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Vol. 68. Issue 2.
Pages 155-157 (February 2015)
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Vol. 68. Issue 2.
Pages 155-157 (February 2015)
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Early Prognostic Evaluation After Mild Therapeutic Hypothermia in Sudden Cardiac Arrest Survivors
Valoración pronóstica precoz de pacientes con muerte súbita recuperada sometidos a hipotermia terapéutica
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José C. Sánchez-Salado
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jcsanchezsalado@hotmail.com

Corresponding author:
, Albert Ariza-Solé, Victòria Lorente-Tordera, Remedios Sánchez-Prieto, Guillem Muntané-Carol, Àngel Cequier-Fillat
Unidad Coronaria, Hospital Universitario de Bellvitge, L’Hospitalet de Llobregat, Barcelona, Spain
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Table. Clinical Characteristics, Handling and Clinical Outcome Based on Neurological Course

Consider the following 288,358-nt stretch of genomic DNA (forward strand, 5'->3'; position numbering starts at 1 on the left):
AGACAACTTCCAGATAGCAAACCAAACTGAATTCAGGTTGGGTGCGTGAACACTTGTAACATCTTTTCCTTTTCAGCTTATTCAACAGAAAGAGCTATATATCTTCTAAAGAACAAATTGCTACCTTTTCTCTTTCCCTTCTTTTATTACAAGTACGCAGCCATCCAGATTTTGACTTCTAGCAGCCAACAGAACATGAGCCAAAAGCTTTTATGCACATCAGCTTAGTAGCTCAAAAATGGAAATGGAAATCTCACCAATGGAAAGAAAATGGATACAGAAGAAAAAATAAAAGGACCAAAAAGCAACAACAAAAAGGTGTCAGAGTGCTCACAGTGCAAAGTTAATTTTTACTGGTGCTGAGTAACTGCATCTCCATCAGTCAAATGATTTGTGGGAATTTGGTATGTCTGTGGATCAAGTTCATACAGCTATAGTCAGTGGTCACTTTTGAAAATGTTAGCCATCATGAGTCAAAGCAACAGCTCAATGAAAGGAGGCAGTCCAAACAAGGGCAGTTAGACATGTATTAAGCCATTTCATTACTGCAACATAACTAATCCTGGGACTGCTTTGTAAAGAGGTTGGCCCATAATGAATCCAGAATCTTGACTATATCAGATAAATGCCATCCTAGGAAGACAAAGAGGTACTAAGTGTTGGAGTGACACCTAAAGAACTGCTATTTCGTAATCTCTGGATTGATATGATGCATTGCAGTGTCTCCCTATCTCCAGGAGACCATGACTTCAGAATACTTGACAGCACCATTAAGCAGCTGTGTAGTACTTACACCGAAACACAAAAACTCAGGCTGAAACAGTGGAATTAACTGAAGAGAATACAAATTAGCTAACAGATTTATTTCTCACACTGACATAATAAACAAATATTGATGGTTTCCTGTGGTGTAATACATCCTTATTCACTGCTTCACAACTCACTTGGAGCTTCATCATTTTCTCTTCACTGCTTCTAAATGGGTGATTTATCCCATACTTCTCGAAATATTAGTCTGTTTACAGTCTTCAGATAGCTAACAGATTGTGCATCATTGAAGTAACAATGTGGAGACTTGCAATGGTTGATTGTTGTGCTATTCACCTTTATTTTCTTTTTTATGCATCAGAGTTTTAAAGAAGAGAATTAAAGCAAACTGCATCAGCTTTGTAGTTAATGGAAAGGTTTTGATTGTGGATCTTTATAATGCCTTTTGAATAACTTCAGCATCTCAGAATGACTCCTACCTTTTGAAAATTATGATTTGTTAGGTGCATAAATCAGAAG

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To the Editor,

The presence of severe neurological sequels following sudden cardiac arrest leads to heavy resource use. Therapeutic hypothermia is indicated to prevent severe brain damage (SBD)1 although this treatment2,3 and prognostic evaluation in this setting are controversial. Prognostic evaluation basically has 2 objectives: first, to inform the family of the possibilities of recovery and, second, to aid diagnostic and therapeutic decisions. A neurological evaluation using several variables is recommended from the third day after injury. In contrast, information on the early prediction of SBD has received much less attention.